The seeds of that came six years before when South Bend Mayor Kernan and O’Bannon went on a trade mission to the Soviet Union and Poland. “They had not known each other before but they became very close on that trip,” Johnson said. “It was always in the back of his mind to have Joe Kernan on the ticket. Kernan told him, ‘If you really, really want me to do it . . .    but really, I’d rather not. I love being mayor. I love where I live. I love the people who I work with. I don’t need this, but if you need me ....’”

New explained, “We ran a steady campaign. They ran a less than satisfactory campaign. We just started just chipping away. We went up five weeks in April, even though we didn’t have an opponent. My biggest scare was we were going to wake up after the primary because the media was going for the Republican side and we were double digit down. We stayed up all through April and even a week after the primary. We cut five points off right there.”

During the summer, the campaign stalled and the numbers didn’t move. When the O’Bannon/Kernan campaign went up uncontested for three weeks in August, New said, “That’s when the compression happened. We went almost dead even. Just two points down. That’s where it happened.”

Johnson was sitting in on a weekly Indiana Manufacturers Association polling series and became ex- cited early that fall when the IMA numbers began mirroring the internal O’Bannon numbers produced by a young Fred Yang. “I was pretty confident six weeks out,” Johnson said. “The trending was just going his direction. And no one else could see it. “

Christine Matthews of Bellwether Research did the IMA polling. “That’s the race where we knew Goldsmith was going to lose, and tried to tell the Goldsmith campaign,” Matthews said. She recalled that Tarrance Group pollster Brian Tringali “called me to tell me all the reasons why I was wrong and they were right and that Goldsmith was going to win.”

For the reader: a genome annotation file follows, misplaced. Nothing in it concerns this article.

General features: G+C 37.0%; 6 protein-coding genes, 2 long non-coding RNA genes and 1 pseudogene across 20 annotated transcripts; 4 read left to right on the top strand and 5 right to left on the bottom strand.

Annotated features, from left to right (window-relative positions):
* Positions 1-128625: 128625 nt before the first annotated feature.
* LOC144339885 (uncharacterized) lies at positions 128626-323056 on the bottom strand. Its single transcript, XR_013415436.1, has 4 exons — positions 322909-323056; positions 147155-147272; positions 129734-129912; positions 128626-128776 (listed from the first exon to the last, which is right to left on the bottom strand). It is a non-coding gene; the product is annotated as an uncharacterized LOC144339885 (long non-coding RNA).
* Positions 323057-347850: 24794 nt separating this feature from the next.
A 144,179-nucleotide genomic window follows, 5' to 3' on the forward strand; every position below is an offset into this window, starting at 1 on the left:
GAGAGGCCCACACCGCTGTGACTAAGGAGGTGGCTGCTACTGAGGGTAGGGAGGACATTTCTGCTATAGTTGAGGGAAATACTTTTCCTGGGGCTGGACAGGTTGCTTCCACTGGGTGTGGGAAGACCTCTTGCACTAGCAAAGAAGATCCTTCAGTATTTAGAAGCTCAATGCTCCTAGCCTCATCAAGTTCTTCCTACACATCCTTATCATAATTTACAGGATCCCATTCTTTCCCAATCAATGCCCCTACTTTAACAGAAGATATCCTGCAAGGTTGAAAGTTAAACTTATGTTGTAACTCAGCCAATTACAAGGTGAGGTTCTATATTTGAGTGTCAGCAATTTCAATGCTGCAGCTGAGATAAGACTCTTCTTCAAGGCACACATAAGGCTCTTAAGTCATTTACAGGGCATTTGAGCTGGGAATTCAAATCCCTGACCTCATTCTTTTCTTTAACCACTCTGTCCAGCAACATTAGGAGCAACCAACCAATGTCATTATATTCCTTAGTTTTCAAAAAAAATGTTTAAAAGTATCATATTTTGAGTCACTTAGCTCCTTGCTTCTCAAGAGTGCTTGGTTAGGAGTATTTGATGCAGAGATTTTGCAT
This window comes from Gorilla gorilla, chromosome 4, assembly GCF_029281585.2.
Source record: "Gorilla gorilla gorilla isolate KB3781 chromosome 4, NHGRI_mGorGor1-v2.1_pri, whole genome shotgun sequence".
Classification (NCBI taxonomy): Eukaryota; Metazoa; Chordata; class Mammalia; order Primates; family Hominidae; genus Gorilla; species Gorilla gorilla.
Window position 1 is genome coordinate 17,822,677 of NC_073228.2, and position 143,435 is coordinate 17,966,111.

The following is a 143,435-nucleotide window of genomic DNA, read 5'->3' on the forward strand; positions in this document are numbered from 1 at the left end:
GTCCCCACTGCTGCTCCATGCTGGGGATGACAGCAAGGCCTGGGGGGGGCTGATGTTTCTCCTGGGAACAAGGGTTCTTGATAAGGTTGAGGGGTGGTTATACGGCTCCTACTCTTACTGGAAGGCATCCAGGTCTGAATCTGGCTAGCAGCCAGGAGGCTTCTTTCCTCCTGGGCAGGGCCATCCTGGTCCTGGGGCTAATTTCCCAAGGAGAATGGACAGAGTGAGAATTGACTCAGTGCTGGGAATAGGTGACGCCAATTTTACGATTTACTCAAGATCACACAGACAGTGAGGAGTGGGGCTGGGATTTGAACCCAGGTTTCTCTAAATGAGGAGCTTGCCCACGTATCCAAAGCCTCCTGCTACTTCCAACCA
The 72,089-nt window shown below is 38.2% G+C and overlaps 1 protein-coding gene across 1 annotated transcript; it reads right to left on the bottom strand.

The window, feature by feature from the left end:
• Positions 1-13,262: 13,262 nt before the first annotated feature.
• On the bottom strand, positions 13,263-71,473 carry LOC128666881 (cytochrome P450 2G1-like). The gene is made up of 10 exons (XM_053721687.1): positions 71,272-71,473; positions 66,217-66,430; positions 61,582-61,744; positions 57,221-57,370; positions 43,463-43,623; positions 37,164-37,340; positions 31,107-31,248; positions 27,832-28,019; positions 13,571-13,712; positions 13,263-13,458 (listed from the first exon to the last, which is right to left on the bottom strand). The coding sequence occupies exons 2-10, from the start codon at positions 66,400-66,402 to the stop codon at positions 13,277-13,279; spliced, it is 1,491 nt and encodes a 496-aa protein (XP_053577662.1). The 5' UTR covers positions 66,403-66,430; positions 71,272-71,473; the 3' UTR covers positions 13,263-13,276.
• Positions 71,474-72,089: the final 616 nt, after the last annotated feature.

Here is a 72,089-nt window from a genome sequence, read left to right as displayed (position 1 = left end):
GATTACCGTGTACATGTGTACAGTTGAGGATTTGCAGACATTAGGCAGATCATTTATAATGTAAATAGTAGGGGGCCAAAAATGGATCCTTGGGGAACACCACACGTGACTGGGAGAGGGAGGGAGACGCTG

The Goldsmith campaign made a series of blunders, from not working up a ground game, to spending $2 million in the Chicago media market. Meanwhile, Center Township Trustee Julia Carson was ginning up the black vote in Indianapolis, to the point where Goldsmith would lose his home city by 17,000 votes. In the doughnut coun- ties deep in the Indianapolis media market, Goldsmith came away with a tiny 27,000 vote plurality.

“Frank O’Bannon was always underestimated as a candidate. And he was certainly underestimated in 1996,” New said. Part of that dynamic was bringing on Greer as a consultant. “Frank Greer seemed to be able to communicate with Frank O’Bannon in a way some of these guys couldn’t. He was a little more senior, had some gray hair and Frank O’Bannon related to him. He listened to him in ways he might not have listened to others.” The candidate was not the best public speaker, but Greer was able to get O’Bannon to fall in love with the lens.

Then there was Fred Yang, the pollster.

About 10 days out, he began compiling a three- day rolling average. “At 11 o’clock every night Fred would call me with the numbers,” New recalled. “About 10:30, I’d start pouring the bourbon and sit in my little house on Kenwood. And Fred would always mess with my head for at least three or four minutes before he’d get to the actual numbers. It was nip and tuck. We were up a point, down a point, it was always in that range. It was always plus one or negative one and the last poll we took, we did the Thursday before the election, it suddenly went to four. We hadn’t seen anything above one or two.”

The final result: O’Bannon 52%, Goldsmith 47%.

The O’Bannon campaign of 1996 is rated by Howey Politics Indiana as one of the best in the television age of this state’s politics.